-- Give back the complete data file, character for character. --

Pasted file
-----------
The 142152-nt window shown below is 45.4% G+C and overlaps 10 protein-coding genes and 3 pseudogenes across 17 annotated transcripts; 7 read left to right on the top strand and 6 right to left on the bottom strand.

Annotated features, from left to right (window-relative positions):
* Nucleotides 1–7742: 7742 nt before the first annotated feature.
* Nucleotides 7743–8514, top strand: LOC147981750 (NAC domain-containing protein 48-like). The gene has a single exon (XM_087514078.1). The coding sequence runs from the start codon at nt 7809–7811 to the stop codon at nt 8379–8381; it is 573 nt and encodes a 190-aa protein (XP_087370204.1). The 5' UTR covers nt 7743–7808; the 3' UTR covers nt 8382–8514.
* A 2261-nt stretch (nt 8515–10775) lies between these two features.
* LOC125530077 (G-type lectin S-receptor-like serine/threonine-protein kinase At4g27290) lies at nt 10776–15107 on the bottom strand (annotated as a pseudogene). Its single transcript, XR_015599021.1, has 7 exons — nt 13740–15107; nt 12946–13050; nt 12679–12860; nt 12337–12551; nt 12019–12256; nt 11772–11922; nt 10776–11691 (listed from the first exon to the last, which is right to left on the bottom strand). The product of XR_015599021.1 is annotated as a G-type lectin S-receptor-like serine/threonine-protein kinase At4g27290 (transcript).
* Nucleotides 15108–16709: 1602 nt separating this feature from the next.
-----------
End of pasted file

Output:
The 142152-nt window shown below is 45.4% G+C and overlaps 10 protein-coding genes and 3 pseudogenes across 17 annotated transcripts; 7 read left to right on the top strand and 6 right to left on the bottom strand.

Annotated features, from left to right (window-relative positions):
* Nucleotides 1–7742: 7742 nt before the first annotated feature.
* Nucleotides 7743–8514, top strand: LOC147981750 (NAC domain-containing protein 48-like). The gene has a single exon (XM_087514078.1). The coding sequence runs from the start codon at nt 7809–7811 to the stop codon at nt 8379–8381; it is 573 nt and encodes a 190-aa protein (XP_087370204.1). The 5' UTR covers nt 7743–7808; the 3' UTR covers nt 8382–8514.
* A 2261-nt stretch (nt 8515–10775) lies between these two features.
* LOC125530077 (G-type lectin S-receptor-like serine/threonine-protein kinase At4g27290) lies at nt 10776–15107 on the bottom strand (annotated as a pseudogene). Its single transcript, XR_015599021.1, has 7 exons — nt 13740–15107; nt 12946–13050; nt 12679–12860; nt 12337–12551; nt 12019–12256; nt 11772–11922; nt 10776–11691 (listed from the first exon to the last, which is right to left on the bottom strand). The product of XR_015599021.1 is annotated as a G-type lectin S-receptor-like serine/threonine-protein kinase At4g27290 (transcript).
* Nucleotides 15108–16709: 1602 nt separating this feature from the next.